Option 4 gives young Calgary distracted drivers education instead of fine
‘They had to put my eye back in my face, because I was sending a text message’
Twenty two young people got out of paying a ticket for distracted driving Saturday in Calgary. Instead, they got an up close look at what can happen when you lose focus at the wheel.
On May 4, 2013, Melody Battle was running late for work.
"One moment of distraction changed everything for me … and my family," Battle explains.
She was driving 118 kilometres per hour when she decided to send a text message to her boss.
When she looked up she didn't have time to stop.
"I got a road grader smashed into my face, the fork actually went through my eye. They had to put my eye back in my face, because I was sending a text message," Battle said.
First responders thought Battle was going to die.
She survived but she now lives with brain damage and she's blind in one eye.
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Battle is telling her story to other Calgary-area youth who've been caught distracted driving.
"I realize that they think that it is easy to text and drive but what could happen in the long run, is so scary," Battle said.
Melody's father, Stephen Battle, says her recovery has been a long painful road for his daughter and the family.
"Besides having to learn to walk, talk, eat, communicate properly, develop social filters, [she has] come back to being somewhat of a normal girl," Stephen explained.
"We are getting there."
He says family relationships have been affected.
"I have two older boys who have become very distant because I spent so much time with my daughter that I wasn't really there like I should have been for them," he said.
"We have since tried to mend that up with their understanding, but it is so hard for them to understand."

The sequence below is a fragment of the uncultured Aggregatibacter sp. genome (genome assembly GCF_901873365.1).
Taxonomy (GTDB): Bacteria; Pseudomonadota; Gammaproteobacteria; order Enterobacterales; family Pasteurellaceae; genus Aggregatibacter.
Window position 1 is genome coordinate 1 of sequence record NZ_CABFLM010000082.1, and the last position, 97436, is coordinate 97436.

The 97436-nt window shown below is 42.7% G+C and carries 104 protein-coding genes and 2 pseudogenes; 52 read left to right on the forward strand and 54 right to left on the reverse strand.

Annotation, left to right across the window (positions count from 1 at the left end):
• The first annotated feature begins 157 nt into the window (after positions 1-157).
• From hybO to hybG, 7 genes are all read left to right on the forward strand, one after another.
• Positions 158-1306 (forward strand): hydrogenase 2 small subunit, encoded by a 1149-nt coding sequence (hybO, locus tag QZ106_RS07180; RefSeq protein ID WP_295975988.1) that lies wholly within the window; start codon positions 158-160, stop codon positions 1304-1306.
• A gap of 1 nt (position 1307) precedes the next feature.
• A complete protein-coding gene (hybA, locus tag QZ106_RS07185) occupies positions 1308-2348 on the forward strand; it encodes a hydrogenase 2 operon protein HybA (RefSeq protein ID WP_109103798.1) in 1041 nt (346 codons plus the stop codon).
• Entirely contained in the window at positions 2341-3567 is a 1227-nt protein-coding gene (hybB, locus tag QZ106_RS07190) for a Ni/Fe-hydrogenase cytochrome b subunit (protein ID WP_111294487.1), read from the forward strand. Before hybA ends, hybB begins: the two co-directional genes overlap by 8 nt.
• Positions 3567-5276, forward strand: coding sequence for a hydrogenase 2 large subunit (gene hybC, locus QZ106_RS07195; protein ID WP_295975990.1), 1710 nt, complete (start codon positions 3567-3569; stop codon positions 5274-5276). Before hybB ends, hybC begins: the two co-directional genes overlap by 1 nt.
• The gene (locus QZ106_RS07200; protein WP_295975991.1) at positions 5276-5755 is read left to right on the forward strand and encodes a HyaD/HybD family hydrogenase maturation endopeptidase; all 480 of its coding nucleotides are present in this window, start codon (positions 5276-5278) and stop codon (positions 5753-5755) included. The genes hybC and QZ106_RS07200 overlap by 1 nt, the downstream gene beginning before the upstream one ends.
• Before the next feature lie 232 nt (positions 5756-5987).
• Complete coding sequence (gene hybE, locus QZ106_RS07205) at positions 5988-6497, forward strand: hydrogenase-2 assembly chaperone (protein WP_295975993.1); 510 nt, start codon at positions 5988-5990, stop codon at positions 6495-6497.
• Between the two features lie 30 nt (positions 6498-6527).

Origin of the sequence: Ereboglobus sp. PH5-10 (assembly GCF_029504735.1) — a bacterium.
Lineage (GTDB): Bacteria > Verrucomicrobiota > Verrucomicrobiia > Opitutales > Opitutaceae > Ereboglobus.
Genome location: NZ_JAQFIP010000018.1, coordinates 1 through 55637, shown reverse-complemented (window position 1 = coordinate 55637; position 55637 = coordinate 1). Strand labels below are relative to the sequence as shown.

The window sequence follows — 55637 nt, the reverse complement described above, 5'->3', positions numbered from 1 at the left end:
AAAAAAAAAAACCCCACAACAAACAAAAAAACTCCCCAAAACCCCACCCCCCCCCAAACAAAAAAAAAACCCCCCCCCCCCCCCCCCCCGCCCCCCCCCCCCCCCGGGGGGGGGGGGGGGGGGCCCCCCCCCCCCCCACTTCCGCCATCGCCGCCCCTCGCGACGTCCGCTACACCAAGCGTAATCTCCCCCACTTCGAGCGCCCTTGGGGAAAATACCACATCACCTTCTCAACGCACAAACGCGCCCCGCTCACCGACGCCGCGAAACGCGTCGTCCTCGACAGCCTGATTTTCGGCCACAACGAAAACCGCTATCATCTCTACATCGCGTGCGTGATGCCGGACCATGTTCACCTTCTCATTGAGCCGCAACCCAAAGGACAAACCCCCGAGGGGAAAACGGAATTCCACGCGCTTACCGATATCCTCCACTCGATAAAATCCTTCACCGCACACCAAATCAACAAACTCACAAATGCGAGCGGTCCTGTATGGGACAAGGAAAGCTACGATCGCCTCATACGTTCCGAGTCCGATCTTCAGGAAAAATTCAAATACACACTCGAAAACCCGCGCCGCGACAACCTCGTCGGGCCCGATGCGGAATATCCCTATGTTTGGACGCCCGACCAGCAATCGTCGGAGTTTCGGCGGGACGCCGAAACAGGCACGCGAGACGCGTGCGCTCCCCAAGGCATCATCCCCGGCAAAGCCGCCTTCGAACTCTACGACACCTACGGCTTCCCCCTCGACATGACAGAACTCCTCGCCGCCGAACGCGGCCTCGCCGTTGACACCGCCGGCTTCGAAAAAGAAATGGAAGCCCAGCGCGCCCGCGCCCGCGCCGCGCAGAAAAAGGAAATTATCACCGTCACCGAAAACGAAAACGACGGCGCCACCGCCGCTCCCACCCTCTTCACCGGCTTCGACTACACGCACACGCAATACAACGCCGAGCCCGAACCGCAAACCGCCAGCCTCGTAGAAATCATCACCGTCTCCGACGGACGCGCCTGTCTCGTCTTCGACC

Simon Fournier says he's learned his lesson.
"Almost like scared straight. Definitely, we all know the consequences, but to see them right in front of you like that, it's definitely eye opening. I already did change my driving habits a little but I think I will drastically change them after today," the 20-year-old said.
Sgt. Darrin Turnbull is with the integrated traffic services in charge of southern Alberta.
He says participants in Saturday's seminar had a choice.
"The majority of the participants here were issued violation tickets for distracted driving and the officer at the time decided to give them option 4, normally with a ticket there are 3 options: pay, dispute or go to court."
Option 4 allows them to avoid the fine by taking part in the program.
Turnbull says with smart phones, youth have pressure on them to stay in contact with peers, more so than with previous generations.
"The reality for the young people, in this situation, we do have the social pressures that are on them to stay connected. If a boyfriend or girlfriend text the other one, something as simple as, 'Where are you?' … and you don't reply, that is a lot of pressure and they know that and it can lead to issues within their social life so we have to convince all of them to realize, 'Hey, my friend is driving, I am not going to text him or her,' or if he doesn't reply I know that probably he is driving and I won't be upset," Turnbull said.
He says drivers sending text messages are 23 times more likely to get in a crash.
The fine in Alberta is $287 and three demerit points.
For father Stephen Battle though, it's not about tickets or demerits.
"I don't want any parents to have to go through what we went through," he said.
"This has got to stop, it's really got to stop."
With files from Andrew Brown